Musée Soulages

Soulages Museum -  Rodez


Soulages Museum Rodez - another world-class art gallery for southwest France.

Soulages museum Rodez    In May 2014, the most recent of France's world-class art galleries, the new Soulages Museum - le Musée Soulages - opened in Rodez, southwest France.  The museum, with its stunning metallic architecture by Catalan architects Aranda,  Pigem and Vilalta has already drawn plenty of visitors.

   When the Pompidou  arts centre in Paris ran a retrospective exhibition for painter Pierre Soulages in 2009, it attracted over half a million visitors, making it the most popular exhibition ever staged at the Centre  for a living French artist. Soulages was also the first living artist to have had an exhibition devoted to his works at the Hermitage, in St. Petersburg. Today, Soulages’ works grace many of the world's top contemporary art galleries, including the Guggenheim in New York, and the Tate Modern in London. But now the place to view the greatest collection of the artist's works is in the small city of Rodez, in the wilds of southwest France, where the artist was born. And here visitors can be assured that on most days they will get to see the artist’s works – over 500 canvasses and other works – without the massive   crowds that thronged the Paris exhibition.

   There is a commonly held idea that all of France's best art galleries are in Paris, but this is certainly not the case. The Pierre Soulages museum will join the ranks of the many high quality art galleries and museums to be found in other less-visited French cities big and small. Rodez is one of these, a small French citiy that has plenty to offer, but is largely off the normal tourist trail; it is the capital city of the Aveyron,  a department in the Midi-Pyrenees region,  a beautiful rural area in the south of the Massif Central hills. Rodez itself, a hill-town which still has parts of its Gallo-Roman walls, has a historic centre with a fine medieval cathedral, some beautiful renaissance town houses, and no fewer than three museums all within walking distance. Forty miles away is Albi, with its superb Toulouse Lautrec musuem, housed next to the medieval cathedral which is classed as a UNESCO world heritage site.
   As for the Aveyron, it is an area of hills, lakes, and river valleys, which is also home to one of Europe’s finest small  pilgrimage churches at Conques, another UNESCO world heritage site. The church at Conques, famous for its remarkable medieval sculptures, also has 104 stained glass windows designed by Pierre Soulages between 1987 and 1994. Other impressive sites in the Aveyron include some fine medieval castles such as Belcastel or Calmont d'Olt,  more “most beautiful villages in France” than any other French department except the Dordogne, and the unique Millau viaduct, one of the world’s most breathtaking modern bridges. And that's just for starters.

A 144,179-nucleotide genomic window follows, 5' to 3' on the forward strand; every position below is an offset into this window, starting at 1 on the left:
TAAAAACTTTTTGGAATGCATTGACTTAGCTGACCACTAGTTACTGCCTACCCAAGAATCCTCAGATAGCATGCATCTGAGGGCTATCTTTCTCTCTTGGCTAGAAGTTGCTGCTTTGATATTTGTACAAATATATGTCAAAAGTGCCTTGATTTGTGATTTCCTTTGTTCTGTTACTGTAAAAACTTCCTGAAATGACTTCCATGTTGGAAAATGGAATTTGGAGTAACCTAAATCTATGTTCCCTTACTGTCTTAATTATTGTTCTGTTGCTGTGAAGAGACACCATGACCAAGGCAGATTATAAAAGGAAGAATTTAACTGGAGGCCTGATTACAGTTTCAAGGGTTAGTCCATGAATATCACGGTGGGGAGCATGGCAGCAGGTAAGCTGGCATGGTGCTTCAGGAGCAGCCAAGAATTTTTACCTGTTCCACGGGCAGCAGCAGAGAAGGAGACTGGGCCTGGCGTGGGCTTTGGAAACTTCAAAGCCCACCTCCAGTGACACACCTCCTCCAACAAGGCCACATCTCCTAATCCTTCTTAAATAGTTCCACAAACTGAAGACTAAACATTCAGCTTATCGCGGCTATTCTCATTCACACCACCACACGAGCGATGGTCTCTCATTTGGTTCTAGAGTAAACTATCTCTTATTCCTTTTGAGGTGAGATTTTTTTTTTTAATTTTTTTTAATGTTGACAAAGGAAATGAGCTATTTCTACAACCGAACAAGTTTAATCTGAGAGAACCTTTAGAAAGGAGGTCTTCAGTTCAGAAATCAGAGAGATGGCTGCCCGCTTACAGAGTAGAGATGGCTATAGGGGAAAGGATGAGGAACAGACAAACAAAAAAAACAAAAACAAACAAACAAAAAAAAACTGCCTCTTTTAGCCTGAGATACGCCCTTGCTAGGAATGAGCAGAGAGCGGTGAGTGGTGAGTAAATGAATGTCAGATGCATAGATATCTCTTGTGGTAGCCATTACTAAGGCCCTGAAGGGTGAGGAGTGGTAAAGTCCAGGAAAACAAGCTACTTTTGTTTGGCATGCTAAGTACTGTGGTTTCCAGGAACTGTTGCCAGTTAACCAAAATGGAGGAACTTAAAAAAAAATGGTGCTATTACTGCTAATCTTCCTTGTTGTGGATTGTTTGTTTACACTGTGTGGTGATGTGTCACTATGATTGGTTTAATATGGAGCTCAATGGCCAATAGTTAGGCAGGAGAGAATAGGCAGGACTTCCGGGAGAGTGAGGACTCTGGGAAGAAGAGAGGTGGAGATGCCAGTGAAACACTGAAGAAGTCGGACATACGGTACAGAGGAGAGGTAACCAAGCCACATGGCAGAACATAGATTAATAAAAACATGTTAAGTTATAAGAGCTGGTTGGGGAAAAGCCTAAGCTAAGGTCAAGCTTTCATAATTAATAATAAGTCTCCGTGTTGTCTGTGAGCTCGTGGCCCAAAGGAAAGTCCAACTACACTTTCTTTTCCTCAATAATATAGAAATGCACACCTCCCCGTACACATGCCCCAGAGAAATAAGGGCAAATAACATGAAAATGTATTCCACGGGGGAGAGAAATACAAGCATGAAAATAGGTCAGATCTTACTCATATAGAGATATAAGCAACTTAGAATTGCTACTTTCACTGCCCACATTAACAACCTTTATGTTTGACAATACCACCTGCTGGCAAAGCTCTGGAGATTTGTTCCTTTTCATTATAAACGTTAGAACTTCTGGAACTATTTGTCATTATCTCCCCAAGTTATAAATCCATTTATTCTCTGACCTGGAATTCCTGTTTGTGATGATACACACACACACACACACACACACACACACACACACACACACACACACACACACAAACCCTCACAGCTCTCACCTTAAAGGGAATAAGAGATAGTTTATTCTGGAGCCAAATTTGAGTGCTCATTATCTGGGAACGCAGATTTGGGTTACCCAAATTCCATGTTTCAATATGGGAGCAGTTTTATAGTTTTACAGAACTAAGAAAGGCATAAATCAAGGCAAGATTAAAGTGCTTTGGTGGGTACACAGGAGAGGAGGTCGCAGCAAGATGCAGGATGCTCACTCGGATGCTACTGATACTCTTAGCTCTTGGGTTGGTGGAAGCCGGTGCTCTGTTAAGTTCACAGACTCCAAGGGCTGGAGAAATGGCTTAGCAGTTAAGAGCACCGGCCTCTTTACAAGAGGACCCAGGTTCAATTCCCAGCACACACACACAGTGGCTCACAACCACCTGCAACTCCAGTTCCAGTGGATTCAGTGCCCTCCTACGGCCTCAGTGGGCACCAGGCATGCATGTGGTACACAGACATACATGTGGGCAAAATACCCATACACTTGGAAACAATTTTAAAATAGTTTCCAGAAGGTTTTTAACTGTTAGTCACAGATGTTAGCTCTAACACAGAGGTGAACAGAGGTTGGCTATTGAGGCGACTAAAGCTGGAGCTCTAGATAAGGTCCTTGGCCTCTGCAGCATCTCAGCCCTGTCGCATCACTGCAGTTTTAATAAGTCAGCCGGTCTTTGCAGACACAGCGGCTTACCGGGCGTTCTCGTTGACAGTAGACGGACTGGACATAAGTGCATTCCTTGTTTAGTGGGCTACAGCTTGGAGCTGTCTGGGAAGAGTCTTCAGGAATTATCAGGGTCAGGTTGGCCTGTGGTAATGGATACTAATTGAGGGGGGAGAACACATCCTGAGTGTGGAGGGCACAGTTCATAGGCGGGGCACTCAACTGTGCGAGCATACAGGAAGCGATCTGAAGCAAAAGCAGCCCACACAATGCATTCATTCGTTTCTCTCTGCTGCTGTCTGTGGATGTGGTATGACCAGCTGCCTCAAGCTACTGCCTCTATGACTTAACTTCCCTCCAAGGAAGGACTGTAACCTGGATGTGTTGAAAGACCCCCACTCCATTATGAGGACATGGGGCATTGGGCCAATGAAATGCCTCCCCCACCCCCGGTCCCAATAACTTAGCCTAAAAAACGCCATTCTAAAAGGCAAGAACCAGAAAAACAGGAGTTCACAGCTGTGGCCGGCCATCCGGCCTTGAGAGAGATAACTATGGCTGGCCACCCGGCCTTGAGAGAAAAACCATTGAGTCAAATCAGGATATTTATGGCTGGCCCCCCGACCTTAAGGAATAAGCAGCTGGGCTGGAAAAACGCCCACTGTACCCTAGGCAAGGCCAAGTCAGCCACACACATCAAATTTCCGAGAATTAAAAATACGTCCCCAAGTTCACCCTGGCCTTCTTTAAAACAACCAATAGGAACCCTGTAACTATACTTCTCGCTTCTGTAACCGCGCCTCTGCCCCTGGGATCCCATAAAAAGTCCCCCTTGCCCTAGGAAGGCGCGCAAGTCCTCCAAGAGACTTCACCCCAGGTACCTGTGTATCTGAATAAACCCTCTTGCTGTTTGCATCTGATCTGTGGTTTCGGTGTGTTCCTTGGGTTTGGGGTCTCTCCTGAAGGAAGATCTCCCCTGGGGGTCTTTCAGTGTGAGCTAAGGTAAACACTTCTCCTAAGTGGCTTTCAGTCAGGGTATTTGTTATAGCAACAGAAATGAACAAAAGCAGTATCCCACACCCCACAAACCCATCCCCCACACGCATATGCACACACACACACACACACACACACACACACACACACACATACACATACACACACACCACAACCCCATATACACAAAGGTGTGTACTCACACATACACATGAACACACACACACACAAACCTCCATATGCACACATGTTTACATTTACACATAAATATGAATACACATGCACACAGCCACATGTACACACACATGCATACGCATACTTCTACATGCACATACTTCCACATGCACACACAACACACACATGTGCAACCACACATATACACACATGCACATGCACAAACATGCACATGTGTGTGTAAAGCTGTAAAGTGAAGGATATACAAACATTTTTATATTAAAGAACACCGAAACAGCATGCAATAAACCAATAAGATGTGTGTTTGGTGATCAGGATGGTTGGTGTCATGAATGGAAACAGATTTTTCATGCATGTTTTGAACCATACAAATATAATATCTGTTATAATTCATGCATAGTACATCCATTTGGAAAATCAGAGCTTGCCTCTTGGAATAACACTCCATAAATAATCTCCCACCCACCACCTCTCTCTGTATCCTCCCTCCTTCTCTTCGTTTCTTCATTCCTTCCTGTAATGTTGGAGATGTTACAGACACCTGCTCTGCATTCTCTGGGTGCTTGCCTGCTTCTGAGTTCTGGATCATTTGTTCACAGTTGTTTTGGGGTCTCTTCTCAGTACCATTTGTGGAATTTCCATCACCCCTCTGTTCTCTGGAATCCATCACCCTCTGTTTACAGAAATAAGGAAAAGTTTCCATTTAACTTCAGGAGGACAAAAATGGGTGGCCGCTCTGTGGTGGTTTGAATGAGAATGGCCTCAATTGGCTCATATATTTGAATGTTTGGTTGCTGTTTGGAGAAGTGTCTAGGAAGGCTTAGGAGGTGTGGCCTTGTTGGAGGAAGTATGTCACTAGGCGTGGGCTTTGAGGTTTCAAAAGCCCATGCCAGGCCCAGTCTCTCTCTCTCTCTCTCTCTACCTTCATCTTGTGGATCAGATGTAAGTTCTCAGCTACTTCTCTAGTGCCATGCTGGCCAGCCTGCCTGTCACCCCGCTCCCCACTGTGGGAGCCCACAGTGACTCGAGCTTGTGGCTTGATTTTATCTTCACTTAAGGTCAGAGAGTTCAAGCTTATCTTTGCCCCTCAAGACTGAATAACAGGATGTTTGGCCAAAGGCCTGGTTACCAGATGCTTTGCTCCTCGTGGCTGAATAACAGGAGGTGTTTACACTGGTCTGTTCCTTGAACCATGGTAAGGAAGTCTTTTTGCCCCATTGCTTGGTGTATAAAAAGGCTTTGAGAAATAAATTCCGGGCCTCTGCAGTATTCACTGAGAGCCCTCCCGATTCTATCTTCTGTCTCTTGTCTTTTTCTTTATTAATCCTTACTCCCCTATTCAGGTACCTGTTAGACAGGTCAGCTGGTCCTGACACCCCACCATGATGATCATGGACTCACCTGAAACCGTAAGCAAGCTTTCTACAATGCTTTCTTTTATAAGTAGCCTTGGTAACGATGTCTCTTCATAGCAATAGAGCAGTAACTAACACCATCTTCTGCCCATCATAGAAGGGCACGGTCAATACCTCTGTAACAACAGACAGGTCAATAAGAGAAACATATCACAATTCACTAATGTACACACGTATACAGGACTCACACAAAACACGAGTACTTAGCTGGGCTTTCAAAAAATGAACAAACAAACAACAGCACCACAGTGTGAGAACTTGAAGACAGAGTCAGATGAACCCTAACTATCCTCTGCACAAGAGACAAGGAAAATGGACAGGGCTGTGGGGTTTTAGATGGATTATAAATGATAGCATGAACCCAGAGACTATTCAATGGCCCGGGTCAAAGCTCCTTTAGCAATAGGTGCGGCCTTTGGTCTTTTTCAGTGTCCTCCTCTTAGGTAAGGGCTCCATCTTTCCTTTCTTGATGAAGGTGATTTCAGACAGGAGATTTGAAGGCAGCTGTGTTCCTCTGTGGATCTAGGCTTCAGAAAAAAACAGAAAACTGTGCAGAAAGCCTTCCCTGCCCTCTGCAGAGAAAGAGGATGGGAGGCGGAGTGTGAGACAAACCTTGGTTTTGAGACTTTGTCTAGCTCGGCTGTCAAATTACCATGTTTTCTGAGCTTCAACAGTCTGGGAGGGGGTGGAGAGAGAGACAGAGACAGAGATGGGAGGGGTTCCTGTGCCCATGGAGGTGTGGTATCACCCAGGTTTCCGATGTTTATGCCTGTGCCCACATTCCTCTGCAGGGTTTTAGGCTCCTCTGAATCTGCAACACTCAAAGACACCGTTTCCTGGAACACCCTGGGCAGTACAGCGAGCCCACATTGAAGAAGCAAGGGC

Discovering the attractions of France off the beaten track is a great idea at any time; there is so much to discover.  While tourism in Paris remains, of course, buoyant at all times of the year,  much of the French hospitality sector outside key locations like Paris, the Riviera and the French Alps, has experienced falling tourism in recent years, following several years of economic downturn in France and other parts of Europe.

    In this climate, market competition has kept hotel and holiday cottage prices from increasing; and in many areas of rural France, hotels and restaurants  are still offering the same prices as they were doing two or three years ago, and there are plenty of special rates to bring in the customers.

    Even in the South of France, away from the few well-known tourist spots like Avignon, the Camargue and the Riviera, there is plenty to discover; and it is only those in the know who discover this intimate hinterland, with its delightful villages, medieval castles, spectacular landscapes,  and wealth of historic and cultural attractions.

    As for holidays at the seaside, France has masses to offer too; the beaches of the Riviera are packed in July and August, but before that, or come September, there is room for everyone, and hotels and campgrounds offer rooms and spaces at half the price they charge in the two peak summer months.  And even in the summer holiday months, there are plenty of fine beaches on the French coast, for those who know where to look for them; for example in southwest France, on the coast of Aquitaine, or in Brittany.


Photo: Rodez cathedral, and the new  Soulages museum in the foreground

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